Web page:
Ajax / Remote Scripting in action

March 30th, 2005

I wrote Blogchat in Feb 2002 and it’s still going. It’s one of the earlier examples of a completely javascript/html chat application without page refresh. It was specifically written without XML to keep the packets light since it polls.

Tim Aiello and I will try to hang around in the main chat there for a while if you want to drop by to see how it works.


Ajax forest, Remote Scripting trees

March 24th, 2005

Buzz buzz buzz.

It reminds me of the Big Honey Hunt where following a single buzzing bee turned into a roundabout adventure that never quite seemed to get to the source but ended up stirring up the entire bee community.

My sentiments match those of Dougal who is simply glad enough that developers have discovered these concepts, however late in the game and by whatever name (mind you, I’m fully behind Dougal’s ARSE …umm, strike that).

So it’s time to cut through the crap and get some work done with this stuff.

AJAX is an acronym for Asynchronous JAvascript + XML. Ok, now that I’ve told you that, forget you ever heard it. Ajax (proper case) has already come to represent a wider concept. The concept is this: Load up and render a webpage, then remain at that page while scripted routines make background trips to the server for data that is used to update the page in place by re-rendering and or hiding/unhiding portions of the page.

Now that we’ve got that settled, let’s break the concept down into some functional parts to see where the convoluted discussion’s apples and oranges lie:

  • Presentation
  • Invocation
  • Message Encoding
  • Transport

The Presentation layer manipulates the display of data using whatever technology is available. DOM manipulation is the current way to do it, but older methods used the various flavours of DHTML available from the browsers at the time. Keeping up with the current set of browsers and their rendering quirks is pretty hairy.

Invocation can be object oriented or procedural depending on the API wrapped around the transport. Asynchronous or synchronous invocation depends more on the transport implementation. My JSRS library for instance only offers asynchronous communication – a limitation imposed on it by the transport layer I needed to use to work across the different browsers available at the time. Microsoft’s Java Applet based Remote Scripting could do both sync and async, and provided both an object and a procedural interface. The XMLHTTP transport offers both async and sync and you can wrap it up how you like.

I prefer to remain lightweight in my message encoding, sending strings back and forth, perhaps encoding structures into Javascript code, a trick I first saw in Microsoft’s RS (the “uneval” function that serializes a javascript obect into the code to reconstitute it). You can get some quite efficiently sized packets with low overhead. Many people prefer to use XML either because their particular development space is all about XML or in order to raise the level of abstraction at the cost of API internal complexity. XMLHTTP etc is then used for the encoding/decoding.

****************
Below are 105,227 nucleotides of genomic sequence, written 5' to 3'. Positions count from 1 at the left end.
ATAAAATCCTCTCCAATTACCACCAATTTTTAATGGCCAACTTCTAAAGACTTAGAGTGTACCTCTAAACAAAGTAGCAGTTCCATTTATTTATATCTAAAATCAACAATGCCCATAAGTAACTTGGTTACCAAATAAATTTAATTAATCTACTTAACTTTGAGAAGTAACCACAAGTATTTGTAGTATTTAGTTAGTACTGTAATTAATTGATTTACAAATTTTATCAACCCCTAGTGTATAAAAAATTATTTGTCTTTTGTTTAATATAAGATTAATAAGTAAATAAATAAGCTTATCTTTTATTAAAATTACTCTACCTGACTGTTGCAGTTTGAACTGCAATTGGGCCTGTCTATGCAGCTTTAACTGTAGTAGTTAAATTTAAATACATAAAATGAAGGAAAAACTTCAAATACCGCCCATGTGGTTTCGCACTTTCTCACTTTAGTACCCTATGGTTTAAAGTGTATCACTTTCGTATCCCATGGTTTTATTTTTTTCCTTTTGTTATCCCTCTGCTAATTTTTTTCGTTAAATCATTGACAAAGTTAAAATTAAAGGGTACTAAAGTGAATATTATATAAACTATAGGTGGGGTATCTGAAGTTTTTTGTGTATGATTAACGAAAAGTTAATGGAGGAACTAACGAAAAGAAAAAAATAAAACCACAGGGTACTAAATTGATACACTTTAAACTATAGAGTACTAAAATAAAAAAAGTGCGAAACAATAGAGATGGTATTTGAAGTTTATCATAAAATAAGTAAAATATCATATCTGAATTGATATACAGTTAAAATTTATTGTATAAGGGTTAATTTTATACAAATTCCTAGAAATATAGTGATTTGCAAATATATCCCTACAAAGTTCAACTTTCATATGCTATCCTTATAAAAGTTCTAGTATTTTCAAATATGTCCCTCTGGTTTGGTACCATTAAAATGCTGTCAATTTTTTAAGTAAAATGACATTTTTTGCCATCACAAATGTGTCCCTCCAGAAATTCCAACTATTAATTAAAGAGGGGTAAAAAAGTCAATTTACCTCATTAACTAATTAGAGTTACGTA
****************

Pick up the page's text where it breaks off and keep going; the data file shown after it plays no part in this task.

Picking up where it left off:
There are various transport methods that allow a browser to send and receive data without page refresh. The lightest one I use is to create an image object and set its source url to a server-side script that takes the querystring parameters, performs work, and returns a string via a cookie, then sends an empty document as the image. Before XMLHTTP was widely available, various hidden iframe and layer methods were used in order to actually hack functionality out of browsers that had not been designed with arbitrary data transport in mind. Other methods involve returning Javascript to the browser for execution. I use XMLHTTP now because I can use it synchronously, which was not possible in Javascript alone because of the lack of a non-blocking sleep function (you go into a tight loop to wait for a result and CPU runs to 100%). Previously would need Java or Flash or an ActiveX control to get that level of control. Now the prominent browsers have their own versions of XMLHTTP with which you can get arbitrary data in either sync or async fashion.

It should be apparent by now that we’re talking about a concept that has remained constant since as early as 1998 and a set of techniques with which to accomplish the task which have evolved over time around the capabilities of the tools at hand. The method used for any project has been selected as a result of the project’s choice of platform and design parameters.

When I get a chance, I’ll try to compile a list of links. In the meantime, use your favourite search engine to look for “Remote Scripting” for some of the historical solutions, and “Ajax” for some of the new stuff.


I’m Dubya the Eighth I am

March 23rd, 2005

Scott Rosenberg sums up all my thoughts about the Terry Schiavo case. If Dubya manages to step in despite years of due process, he might as well declare himself American Monarch and Defender of the Faith while he’s at it.


Support response

February 13th, 2005

I finally did get an email from Groove on Feb 8th, a week after my last email sent to them. It was from the support center manager, who was able to push the right buttons in their organization to get me fixed up to my satisfaction on the 10th. No excuses, just solution, and not one that imposed a lot of effort on me.

From what I understand there is quite a large backlog. That backlog gave me two weeks and a lot of motive to evaluate other solutions. I’ve not yet determined my long-term outcome, but I’m glad to say I’m not as critically worried right now.